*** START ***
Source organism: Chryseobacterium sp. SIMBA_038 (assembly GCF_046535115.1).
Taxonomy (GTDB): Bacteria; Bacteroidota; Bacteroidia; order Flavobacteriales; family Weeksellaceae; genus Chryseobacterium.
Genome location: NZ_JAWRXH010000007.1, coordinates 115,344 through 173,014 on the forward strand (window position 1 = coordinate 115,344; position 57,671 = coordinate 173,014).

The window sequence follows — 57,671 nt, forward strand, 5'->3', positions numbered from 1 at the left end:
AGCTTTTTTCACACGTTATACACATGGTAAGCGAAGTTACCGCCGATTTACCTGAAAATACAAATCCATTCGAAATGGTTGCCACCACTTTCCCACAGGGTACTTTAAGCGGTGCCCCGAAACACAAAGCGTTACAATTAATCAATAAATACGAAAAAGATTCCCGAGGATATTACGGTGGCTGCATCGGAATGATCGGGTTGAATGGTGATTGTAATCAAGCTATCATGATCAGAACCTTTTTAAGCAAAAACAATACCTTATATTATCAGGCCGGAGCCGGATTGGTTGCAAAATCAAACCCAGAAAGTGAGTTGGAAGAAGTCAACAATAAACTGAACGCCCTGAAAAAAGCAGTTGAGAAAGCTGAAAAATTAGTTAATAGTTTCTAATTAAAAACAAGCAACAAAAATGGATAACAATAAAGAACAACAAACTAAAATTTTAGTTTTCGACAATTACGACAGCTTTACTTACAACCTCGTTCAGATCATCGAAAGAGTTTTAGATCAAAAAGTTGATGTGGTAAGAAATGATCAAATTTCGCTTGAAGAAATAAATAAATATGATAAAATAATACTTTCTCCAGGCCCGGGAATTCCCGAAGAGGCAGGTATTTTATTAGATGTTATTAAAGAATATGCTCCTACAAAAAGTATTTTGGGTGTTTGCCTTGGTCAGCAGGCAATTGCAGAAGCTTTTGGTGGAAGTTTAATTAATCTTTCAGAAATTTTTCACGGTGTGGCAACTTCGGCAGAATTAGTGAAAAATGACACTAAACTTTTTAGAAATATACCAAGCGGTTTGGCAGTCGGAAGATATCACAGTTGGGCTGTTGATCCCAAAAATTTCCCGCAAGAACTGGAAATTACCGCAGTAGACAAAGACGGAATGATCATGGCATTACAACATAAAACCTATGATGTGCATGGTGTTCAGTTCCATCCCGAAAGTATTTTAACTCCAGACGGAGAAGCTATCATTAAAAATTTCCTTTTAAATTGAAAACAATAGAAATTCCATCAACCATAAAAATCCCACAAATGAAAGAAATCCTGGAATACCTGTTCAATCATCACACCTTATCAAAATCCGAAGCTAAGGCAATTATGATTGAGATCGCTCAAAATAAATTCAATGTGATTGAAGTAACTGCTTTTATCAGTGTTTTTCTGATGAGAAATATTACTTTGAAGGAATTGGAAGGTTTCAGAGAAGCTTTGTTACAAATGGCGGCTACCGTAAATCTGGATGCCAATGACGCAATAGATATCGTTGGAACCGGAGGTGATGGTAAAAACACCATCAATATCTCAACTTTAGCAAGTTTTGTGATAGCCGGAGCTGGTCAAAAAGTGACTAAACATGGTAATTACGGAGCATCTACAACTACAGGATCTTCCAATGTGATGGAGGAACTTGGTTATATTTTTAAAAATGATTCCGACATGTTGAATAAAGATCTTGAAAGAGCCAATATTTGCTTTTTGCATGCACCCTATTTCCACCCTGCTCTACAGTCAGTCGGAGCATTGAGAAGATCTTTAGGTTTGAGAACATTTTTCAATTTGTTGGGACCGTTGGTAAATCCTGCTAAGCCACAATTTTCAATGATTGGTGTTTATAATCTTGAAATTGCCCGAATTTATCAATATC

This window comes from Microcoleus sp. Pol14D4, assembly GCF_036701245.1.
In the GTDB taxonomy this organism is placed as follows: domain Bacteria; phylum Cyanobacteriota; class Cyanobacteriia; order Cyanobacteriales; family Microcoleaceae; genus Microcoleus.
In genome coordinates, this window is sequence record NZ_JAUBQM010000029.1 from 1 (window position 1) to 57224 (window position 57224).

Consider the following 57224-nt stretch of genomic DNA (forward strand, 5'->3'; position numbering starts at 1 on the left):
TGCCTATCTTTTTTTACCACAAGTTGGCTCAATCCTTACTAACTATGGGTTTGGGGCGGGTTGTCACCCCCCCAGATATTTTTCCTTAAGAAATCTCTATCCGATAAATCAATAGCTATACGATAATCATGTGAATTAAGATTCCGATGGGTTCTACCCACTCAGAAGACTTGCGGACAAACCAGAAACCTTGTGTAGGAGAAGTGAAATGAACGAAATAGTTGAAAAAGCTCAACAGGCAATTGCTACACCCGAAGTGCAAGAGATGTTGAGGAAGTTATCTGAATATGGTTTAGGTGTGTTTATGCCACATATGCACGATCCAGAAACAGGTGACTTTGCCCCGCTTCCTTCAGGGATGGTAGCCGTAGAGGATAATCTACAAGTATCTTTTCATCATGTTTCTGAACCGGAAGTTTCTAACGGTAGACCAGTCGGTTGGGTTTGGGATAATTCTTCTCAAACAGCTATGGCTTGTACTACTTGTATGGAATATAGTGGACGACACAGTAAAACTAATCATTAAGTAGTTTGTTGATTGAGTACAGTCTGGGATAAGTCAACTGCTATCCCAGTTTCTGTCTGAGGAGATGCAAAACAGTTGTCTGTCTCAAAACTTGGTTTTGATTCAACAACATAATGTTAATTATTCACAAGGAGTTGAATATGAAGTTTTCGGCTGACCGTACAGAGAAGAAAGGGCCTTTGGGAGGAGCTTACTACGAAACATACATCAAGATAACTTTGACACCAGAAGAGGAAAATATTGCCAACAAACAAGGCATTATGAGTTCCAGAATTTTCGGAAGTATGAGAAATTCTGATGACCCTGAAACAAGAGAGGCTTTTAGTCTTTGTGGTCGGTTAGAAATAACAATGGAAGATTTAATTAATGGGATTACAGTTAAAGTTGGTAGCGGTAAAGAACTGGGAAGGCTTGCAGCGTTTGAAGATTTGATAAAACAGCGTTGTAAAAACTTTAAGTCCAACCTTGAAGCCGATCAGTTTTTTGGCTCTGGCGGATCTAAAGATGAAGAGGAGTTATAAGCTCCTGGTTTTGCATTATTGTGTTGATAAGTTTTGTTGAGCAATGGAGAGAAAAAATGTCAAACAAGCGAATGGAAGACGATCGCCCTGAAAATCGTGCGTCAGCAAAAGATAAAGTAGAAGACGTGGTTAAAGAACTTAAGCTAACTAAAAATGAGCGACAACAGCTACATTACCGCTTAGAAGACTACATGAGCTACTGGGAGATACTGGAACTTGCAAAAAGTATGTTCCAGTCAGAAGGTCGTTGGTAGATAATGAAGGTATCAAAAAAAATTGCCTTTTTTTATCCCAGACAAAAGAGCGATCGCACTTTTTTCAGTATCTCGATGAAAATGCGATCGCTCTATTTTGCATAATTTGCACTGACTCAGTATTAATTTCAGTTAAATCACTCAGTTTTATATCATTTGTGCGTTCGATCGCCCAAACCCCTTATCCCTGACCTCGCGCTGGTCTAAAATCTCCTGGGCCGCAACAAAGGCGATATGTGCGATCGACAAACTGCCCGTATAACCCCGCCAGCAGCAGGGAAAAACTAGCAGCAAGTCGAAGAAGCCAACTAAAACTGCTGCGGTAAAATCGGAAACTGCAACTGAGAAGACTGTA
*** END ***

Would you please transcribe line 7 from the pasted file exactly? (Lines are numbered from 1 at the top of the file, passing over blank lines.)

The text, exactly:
In the GTDB taxonomy this organism is placed as follows: domain Bacteria; phylum Cyanobacteriota; class Cyanobacteriia; order Cyanobacteriales; family Microcoleaceae; genus Microcoleus.